Our Impact in 2011
Emergency Response for Ivory Coast Refugees
Some say Haitians all became the same age after the earthquake. Families lost homes. Parents lost jobs. Children lost siblings. Entire communities were forced to start over, with virtually nothing but the pure will to survive.
The vast majority of those who fled were women and children. Some sought refuge in whatever space they could find, including public areas, schools and even outside. Other families found shelter in newly formed refugee camps, while some stayed in host communities.
The American Refugee Committee has worked in the troubled region since 1996, with programs in Guinea, Sierra Leone and Liberia. We’ve offered aid in Liberia for 15 years, and today, we help refugees and communities still recovering in the aftermath of the country’s civil war. With a program already in place in Liberia, our organization was poised to help Ivoirian refugees.
Generous Liberians stepped up to become host families to the refugees, even though they did not have many resources themselves, reported Carrie Hasselback, ARC’s Liberia country director. “Liberians are not new to displacement many have been refugees themselves in Ivory Coast, and they see this as a way to pay them back.”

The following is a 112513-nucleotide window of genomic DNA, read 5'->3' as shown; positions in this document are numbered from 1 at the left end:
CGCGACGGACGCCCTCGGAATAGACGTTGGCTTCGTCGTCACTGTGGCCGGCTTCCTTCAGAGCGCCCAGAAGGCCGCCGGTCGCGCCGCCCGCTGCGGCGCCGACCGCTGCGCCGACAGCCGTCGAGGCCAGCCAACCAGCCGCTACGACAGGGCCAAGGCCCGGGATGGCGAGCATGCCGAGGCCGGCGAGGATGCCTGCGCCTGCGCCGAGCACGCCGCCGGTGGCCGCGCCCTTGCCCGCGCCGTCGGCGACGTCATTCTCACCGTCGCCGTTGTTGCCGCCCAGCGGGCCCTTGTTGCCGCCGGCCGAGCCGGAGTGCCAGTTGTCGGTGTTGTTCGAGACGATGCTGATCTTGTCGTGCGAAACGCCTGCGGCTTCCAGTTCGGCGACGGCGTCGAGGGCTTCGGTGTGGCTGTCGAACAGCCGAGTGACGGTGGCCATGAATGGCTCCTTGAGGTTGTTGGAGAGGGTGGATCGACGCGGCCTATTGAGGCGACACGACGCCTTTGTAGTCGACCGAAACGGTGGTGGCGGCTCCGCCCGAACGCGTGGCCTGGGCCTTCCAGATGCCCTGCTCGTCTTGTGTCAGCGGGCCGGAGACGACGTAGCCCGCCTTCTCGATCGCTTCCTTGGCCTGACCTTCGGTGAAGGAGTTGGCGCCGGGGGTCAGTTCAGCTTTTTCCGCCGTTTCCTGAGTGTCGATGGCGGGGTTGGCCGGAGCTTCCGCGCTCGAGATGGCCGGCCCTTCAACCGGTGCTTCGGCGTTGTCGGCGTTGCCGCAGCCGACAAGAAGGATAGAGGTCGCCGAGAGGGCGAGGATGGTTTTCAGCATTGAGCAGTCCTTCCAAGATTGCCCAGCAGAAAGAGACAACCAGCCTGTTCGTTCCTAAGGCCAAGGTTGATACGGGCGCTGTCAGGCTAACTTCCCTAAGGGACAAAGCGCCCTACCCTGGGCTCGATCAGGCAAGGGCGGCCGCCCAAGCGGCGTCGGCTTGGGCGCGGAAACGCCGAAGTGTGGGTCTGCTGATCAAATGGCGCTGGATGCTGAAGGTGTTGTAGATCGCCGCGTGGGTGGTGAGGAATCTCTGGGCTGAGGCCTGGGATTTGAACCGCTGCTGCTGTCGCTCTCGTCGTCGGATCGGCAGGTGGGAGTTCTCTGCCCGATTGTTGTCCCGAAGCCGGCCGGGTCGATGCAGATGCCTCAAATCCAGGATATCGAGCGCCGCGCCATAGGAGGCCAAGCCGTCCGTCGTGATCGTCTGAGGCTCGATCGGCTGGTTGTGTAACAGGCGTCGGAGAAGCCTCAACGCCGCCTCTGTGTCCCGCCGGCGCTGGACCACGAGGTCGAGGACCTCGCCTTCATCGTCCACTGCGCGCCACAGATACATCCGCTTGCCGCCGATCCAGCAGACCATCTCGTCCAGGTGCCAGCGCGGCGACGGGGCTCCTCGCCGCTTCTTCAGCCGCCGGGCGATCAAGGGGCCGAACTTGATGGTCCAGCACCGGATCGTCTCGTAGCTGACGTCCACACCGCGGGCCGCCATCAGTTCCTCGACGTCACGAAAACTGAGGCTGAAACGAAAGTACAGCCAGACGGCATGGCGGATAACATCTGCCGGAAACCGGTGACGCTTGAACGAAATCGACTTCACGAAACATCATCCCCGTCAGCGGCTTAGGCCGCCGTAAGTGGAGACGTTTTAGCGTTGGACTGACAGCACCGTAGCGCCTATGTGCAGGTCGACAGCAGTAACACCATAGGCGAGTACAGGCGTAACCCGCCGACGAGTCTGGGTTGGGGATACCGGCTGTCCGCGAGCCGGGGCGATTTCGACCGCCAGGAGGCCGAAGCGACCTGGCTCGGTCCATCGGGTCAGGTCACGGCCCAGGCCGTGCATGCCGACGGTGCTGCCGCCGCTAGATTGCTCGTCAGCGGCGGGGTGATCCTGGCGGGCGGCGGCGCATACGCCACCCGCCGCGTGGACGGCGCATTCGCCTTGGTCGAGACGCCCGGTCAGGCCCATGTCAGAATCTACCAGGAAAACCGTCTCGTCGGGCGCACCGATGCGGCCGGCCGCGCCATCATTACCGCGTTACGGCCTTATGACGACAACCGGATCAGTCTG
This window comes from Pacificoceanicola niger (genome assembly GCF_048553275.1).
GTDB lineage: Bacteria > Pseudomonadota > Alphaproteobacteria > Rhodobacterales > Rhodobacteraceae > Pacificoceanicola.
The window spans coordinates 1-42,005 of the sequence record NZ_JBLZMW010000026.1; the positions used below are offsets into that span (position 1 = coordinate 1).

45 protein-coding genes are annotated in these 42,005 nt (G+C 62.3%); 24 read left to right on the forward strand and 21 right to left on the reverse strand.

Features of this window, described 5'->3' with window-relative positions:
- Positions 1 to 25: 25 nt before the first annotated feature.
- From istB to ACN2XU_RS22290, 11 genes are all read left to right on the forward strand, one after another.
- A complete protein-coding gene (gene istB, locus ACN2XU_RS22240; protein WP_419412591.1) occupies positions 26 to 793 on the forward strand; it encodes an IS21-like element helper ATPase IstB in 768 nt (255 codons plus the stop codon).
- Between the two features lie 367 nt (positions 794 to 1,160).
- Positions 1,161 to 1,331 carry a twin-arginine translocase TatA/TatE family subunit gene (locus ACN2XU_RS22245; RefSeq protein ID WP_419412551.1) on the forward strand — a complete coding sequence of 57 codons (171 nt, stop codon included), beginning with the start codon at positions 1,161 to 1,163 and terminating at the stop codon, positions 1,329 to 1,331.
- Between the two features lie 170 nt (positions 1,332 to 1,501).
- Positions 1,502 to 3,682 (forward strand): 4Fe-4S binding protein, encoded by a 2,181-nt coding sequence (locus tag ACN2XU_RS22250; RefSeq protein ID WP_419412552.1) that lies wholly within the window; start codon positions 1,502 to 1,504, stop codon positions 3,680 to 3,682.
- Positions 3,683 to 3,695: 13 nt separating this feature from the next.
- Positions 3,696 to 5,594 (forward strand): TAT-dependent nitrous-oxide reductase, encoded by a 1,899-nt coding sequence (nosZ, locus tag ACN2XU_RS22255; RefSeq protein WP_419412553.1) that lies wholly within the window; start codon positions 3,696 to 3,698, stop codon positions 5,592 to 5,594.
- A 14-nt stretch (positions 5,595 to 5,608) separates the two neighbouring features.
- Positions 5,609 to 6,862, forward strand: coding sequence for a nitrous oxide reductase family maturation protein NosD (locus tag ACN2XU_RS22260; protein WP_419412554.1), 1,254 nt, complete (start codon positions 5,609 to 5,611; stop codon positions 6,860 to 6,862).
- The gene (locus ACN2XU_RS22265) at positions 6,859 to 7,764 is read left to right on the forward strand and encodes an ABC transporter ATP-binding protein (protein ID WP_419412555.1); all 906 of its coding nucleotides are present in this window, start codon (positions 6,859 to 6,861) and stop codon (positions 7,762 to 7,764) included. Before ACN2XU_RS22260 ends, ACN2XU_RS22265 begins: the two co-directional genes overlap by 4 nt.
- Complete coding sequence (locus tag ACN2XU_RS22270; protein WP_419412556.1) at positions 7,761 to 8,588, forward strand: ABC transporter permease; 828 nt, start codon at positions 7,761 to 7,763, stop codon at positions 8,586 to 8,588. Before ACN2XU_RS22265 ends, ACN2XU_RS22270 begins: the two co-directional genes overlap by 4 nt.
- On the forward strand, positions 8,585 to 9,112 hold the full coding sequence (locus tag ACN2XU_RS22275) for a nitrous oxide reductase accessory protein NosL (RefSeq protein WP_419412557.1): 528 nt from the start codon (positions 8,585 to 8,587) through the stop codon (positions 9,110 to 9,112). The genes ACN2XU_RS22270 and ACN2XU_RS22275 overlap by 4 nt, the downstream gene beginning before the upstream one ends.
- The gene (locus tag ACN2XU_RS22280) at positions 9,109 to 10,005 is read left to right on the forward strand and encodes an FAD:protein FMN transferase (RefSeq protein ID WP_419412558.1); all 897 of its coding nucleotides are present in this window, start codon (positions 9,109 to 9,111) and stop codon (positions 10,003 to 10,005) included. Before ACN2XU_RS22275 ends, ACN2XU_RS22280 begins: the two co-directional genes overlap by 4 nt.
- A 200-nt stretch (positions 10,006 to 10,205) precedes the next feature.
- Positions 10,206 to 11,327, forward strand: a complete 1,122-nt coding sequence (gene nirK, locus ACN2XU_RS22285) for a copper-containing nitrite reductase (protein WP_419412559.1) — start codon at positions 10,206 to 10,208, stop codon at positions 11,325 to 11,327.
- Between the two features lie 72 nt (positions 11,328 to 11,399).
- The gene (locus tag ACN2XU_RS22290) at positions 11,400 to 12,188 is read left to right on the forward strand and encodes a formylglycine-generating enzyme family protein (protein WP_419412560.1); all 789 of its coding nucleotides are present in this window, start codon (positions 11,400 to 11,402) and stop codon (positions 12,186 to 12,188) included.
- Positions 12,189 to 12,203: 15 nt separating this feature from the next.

We helped provide aid to both refugees and host communities. We built shelters for refugees who had virtually nothing. And we also provided shelter kits to hundreds of Liberian families who were hosting refugees so they could improve or expand their homes. Kits includes tarps, ropes and basic tools to improve shelters, as well as essentials like buckets, clean water containers and soap. In addition, we ran a cash-for-work program, employing area residents to rehabilitate and build community structures in host communities.
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